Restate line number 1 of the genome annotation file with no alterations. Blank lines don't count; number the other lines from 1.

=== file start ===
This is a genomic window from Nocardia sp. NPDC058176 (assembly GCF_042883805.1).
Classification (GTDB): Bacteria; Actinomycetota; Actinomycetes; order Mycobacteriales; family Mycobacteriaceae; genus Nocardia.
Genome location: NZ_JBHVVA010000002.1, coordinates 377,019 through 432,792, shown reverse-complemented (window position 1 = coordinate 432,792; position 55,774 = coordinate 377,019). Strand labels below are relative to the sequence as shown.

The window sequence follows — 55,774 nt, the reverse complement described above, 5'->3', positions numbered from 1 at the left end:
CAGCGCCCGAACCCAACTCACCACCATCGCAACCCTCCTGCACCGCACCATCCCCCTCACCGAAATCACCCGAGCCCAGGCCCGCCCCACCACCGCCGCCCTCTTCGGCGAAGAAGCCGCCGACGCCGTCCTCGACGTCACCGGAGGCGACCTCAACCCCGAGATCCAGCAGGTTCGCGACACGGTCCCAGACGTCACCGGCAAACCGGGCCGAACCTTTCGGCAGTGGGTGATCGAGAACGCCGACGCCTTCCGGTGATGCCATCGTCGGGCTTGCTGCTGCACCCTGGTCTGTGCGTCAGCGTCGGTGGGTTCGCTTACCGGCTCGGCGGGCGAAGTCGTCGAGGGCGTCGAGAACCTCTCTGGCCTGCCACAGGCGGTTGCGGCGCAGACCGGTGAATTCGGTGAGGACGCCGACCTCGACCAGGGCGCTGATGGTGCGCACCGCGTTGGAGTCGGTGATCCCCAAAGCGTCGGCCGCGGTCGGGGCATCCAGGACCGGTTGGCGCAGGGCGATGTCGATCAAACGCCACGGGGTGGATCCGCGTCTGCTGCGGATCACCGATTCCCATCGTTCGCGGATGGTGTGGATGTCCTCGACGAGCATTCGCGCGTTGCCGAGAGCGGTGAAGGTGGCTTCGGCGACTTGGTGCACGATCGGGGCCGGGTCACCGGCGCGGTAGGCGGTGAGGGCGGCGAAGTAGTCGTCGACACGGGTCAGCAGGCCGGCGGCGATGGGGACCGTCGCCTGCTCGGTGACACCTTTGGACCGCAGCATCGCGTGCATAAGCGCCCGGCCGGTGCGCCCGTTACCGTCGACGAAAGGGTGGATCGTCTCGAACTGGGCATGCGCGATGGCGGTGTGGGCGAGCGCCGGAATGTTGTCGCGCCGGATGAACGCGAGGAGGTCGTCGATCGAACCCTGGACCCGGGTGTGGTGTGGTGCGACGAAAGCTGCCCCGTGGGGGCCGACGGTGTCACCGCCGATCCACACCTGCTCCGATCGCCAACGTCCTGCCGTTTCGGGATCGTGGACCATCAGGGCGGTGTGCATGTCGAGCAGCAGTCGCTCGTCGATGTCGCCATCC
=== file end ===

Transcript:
This is a genomic window from Nocardia sp. NPDC058176 (assembly GCF_042883805.1).